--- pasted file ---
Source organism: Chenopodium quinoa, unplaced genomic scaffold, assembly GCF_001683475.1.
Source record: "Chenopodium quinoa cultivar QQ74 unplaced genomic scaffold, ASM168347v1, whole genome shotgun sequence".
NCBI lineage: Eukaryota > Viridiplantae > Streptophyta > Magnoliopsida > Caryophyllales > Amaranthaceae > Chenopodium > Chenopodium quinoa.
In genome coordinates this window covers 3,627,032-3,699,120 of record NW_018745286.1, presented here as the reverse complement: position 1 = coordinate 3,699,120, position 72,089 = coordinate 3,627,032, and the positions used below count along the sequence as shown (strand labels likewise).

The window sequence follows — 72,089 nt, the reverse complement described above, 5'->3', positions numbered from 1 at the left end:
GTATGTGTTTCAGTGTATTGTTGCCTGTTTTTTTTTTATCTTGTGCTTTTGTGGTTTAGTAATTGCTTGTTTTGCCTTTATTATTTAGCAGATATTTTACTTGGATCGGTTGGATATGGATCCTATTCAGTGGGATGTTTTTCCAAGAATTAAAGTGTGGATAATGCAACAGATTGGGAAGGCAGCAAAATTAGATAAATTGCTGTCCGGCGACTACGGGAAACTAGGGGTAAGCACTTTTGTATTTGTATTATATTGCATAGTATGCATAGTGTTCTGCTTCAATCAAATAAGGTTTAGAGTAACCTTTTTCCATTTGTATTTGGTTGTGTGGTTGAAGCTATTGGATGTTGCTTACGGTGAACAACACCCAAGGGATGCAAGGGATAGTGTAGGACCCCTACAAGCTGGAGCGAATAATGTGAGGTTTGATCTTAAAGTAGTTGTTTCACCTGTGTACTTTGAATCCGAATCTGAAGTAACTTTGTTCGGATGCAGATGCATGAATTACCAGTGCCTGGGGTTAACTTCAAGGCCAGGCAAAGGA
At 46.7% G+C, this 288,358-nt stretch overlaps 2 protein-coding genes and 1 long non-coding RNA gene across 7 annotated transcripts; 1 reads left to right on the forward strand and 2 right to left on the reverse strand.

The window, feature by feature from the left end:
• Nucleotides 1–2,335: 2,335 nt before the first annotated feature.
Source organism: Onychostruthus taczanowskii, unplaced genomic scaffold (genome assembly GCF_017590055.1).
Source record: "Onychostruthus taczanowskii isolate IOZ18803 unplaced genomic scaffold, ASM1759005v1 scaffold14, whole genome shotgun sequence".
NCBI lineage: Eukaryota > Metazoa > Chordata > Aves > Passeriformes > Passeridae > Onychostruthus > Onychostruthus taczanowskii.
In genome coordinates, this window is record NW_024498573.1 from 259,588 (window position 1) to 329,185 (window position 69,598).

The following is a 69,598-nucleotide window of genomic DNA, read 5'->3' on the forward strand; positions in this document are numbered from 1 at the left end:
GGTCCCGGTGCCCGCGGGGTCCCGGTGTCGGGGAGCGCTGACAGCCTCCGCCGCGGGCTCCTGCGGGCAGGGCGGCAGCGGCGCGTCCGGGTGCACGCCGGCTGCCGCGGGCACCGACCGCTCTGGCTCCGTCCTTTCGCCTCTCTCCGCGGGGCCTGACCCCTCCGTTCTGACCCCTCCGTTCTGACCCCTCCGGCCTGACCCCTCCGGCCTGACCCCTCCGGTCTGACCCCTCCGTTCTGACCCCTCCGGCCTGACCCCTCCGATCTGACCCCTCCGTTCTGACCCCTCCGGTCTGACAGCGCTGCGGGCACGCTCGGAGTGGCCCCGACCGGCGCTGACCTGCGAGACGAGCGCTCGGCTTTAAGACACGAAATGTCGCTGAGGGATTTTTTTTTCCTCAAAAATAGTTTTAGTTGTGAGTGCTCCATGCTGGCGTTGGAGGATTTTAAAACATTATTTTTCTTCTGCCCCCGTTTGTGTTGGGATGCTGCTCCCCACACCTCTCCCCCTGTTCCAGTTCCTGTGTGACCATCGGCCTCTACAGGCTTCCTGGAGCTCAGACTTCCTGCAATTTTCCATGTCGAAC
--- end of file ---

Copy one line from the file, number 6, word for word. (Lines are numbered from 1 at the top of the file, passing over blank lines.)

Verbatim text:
GTATGTGTTTCAGTGTATTGTTGCCTGTTTTTTTTTTATCTTGTGCTTTTGTGGTTTAGTAATTGCTTGTTTTGCCTTTATTATTTAGCAGATATTTTACTTGGATCGGTTGGATATGGATCCTATTCAGTGGGATGTTTTTCCAAGAATTAAAGTGTGGATAATGCAACAGATTGGGAAGGCAGCAAAATTAGATAAATTGCTGTCCGGCGACTACGGGAAACTAGGGGTAAGCACTTTTGTATTTGTATTATATTGCATAGTATGCATAGTGTTCTGCTTCAATCAAATAAGGTTTAGAGTAACCTTTTTCCATTTGTATTTGGTTGTGTGGTTGAAGCTATTGGATGTTGCTTACGGTGAACAACACCCAAGGGATGCAAGGGATAGTGTAGGACCCCTACAAGCTGGAGCGAATAATGTGAGGTTTGATCTTAAAGTAGTTGTTTCACCTGTGTACTTTGAATCCGAATCTGAAGTAACTTTGTTCGGATGCAGATGCATGAATTACCAGTGCCTGGGGTTAACTTCAAGGCCAGGCAAAGGA